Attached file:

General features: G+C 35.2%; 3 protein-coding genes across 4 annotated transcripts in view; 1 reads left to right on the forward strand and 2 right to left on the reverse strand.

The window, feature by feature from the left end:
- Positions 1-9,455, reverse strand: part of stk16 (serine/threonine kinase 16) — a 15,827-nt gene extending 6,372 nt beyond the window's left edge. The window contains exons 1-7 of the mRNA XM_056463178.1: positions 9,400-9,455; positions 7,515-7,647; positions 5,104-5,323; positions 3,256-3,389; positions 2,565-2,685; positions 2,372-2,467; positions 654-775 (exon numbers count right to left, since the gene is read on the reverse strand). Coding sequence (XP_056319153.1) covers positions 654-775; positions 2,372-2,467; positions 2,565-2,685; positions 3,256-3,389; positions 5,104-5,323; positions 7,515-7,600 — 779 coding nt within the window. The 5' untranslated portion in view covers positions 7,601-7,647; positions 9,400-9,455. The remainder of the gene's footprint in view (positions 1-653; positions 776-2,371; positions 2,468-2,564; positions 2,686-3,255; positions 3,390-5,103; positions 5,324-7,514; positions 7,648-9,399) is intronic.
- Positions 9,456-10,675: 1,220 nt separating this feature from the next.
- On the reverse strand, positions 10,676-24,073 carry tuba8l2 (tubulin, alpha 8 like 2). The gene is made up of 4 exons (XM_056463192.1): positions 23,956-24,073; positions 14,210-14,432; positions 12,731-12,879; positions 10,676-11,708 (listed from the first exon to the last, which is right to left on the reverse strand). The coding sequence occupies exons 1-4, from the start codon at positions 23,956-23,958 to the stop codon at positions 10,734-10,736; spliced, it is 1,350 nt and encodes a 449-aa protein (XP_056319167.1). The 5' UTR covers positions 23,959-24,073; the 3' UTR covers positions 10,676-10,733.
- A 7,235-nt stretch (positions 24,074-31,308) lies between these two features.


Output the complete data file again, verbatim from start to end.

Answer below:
General features: G+C 35.2%; 3 protein-coding genes across 4 annotated transcripts in view; 1 reads left to right on the forward strand and 2 right to left on the reverse strand.

The window, feature by feature from the left end:
- Positions 1-9,455, reverse strand: part of stk16 (serine/threonine kinase 16) — a 15,827-nt gene extending 6,372 nt beyond the window's left edge. The window contains exons 1-7 of the mRNA XM_056463178.1: positions 9,400-9,455; positions 7,515-7,647; positions 5,104-5,323; positions 3,256-3,389; positions 2,565-2,685; positions 2,372-2,467; positions 654-775 (exon numbers count right to left, since the gene is read on the reverse strand). Coding sequence (XP_056319153.1) covers positions 654-775; positions 2,372-2,467; positions 2,565-2,685; positions 3,256-3,389; positions 5,104-5,323; positions 7,515-7,600 — 779 coding nt within the window. The 5' untranslated portion in view covers positions 7,601-7,647; positions 9,400-9,455. The remainder of the gene's footprint in view (positions 1-653; positions 776-2,371; positions 2,468-2,564; positions 2,686-3,255; positions 3,390-5,103; positions 5,324-7,514; positions 7,648-9,399) is intronic.
- Positions 9,456-10,675: 1,220 nt separating this feature from the next.
- On the reverse strand, positions 10,676-24,073 carry tuba8l2 (tubulin, alpha 8 like 2). The gene is made up of 4 exons (XM_056463192.1): positions 23,956-24,073; positions 14,210-14,432; positions 12,731-12,879; positions 10,676-11,708 (listed from the first exon to the last, which is right to left on the reverse strand). The coding sequence occupies exons 1-4, from the start codon at positions 23,956-23,958 to the stop codon at positions 10,734-10,736; spliced, it is 1,350 nt and encodes a 449-aa protein (XP_056319167.1). The 5' UTR covers positions 23,959-24,073; the 3' UTR covers positions 10,676-10,733.
- A 7,235-nt stretch (positions 24,074-31,308) lies between these two features.